Controllers, Processors & Sub-Processors - Are your data processing agreements compliant?

The General Data Protection Regulation, better known through its acronym GDPR, has already been in force just over six months!

The GDPR has already made an impact, but there still seem to be some outstanding questions - such as what are the new obligations that Data Controllers, Data Processors and Sub-Processors have in relation to data processing agreements (DPAs)?

The essential obligations of Data Processors are described in Article 28 of the GDPR [1].

Under the GDPR and in the course of ordinary business, Data Processors have a key role to play when it comes to personal data processing activities. Many businesses nowadays use Data Processors. It is not surprising that transparency is required by those processing data, since under certain conditions they can now find themselves jointly-responsible for data, along with the Data Controller [2].

When a Data Controller uses Data Processors, it is important that there are sufficient guarantees in place for the implementation of appropriate technical and organisational measures to ensure that data security obligations are met in accordance with GDPR requirements [3].

Why is this important?

Well, each Data Controller must ensure their data processing is compliant, especially as regards the security and confidentiality of those processing activities! When engaging a Data Processor, it is vital to ensure that processing is undertaken in a safe and complaint way, and that the Data Processor understands this obligation.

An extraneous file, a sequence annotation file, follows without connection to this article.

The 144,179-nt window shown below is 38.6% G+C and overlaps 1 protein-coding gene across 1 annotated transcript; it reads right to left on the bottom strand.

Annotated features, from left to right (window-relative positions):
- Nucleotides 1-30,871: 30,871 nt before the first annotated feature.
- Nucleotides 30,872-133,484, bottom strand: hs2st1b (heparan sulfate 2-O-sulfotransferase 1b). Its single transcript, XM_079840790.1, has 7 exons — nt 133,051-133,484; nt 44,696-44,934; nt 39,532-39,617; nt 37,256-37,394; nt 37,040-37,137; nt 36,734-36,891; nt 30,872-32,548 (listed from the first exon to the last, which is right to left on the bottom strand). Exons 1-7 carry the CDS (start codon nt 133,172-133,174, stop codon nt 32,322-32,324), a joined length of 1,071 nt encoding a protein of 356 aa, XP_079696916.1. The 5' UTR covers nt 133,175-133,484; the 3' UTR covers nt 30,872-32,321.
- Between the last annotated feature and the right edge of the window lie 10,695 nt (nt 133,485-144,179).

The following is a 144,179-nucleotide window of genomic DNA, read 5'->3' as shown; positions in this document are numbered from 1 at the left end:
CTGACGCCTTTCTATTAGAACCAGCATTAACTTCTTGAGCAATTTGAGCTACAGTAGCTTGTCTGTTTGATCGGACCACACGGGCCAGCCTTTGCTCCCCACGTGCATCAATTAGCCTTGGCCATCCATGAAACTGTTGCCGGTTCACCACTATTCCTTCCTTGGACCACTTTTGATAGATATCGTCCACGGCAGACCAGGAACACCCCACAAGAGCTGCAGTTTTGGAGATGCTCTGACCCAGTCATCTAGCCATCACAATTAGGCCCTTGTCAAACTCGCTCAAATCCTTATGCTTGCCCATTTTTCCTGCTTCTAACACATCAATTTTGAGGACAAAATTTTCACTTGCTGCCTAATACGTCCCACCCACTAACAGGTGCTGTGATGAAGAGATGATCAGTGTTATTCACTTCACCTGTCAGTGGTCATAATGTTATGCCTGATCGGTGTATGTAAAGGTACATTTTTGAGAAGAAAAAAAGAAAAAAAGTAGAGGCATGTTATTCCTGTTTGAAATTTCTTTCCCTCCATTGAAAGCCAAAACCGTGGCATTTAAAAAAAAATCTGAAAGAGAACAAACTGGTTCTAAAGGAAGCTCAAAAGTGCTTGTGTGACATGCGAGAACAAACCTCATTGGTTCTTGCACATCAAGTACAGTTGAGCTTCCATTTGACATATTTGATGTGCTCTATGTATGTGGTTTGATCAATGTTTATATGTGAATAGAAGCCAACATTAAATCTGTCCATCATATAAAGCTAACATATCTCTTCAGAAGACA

As a result, the Data Processor has an obligation under the GDPR to provide a certain amount of information to the Data Controller, and also has specific obligations to adhere to so that the Data Controller can be certain that the guarantees put in place by that Data Processor are sufficient.

The Data Processing Agreement (or DPA)

Any contract (or, any other agreement under EU law or an EU Member State) which binds a Data Controller to a Data Processor must contain key contractual clauses, ranging from general provisions to specific one.

This contract, which is often known as a “Data Processing Agreement”, or a “DPA”, is essential to ensure GDPR compliance!

Firstly, a Data Processor can only act on the Data Controller’s clear instructions. Further, a Data Processor should respect the confidentiality of the personal data being processed, and must also take all necessary measures required by Article 32 of the GDPR regarding pseudonymisation and encryption of personal data. Generally, a Data Processor will assist a Data Controller with its processing of personal data and make sure that it is compliant.

Right to Information!

If a Data Controller is breaching the GDPR, the Data Processor must inform the Data Controller immediately! Such guarantees should be contained in the DPA.

Sub-proccessing?

Obligations also arise when a Data Processor engages any other co- or sub-processors. A contract is useful to establish all the obligations required by Article 28 of the GDPR, such as the infamous guarantees relating to the implementation of appropriate technical and organisational measures. These can be evidenced by having a Code of Conduct in place [4], or via an approved certification mechanism.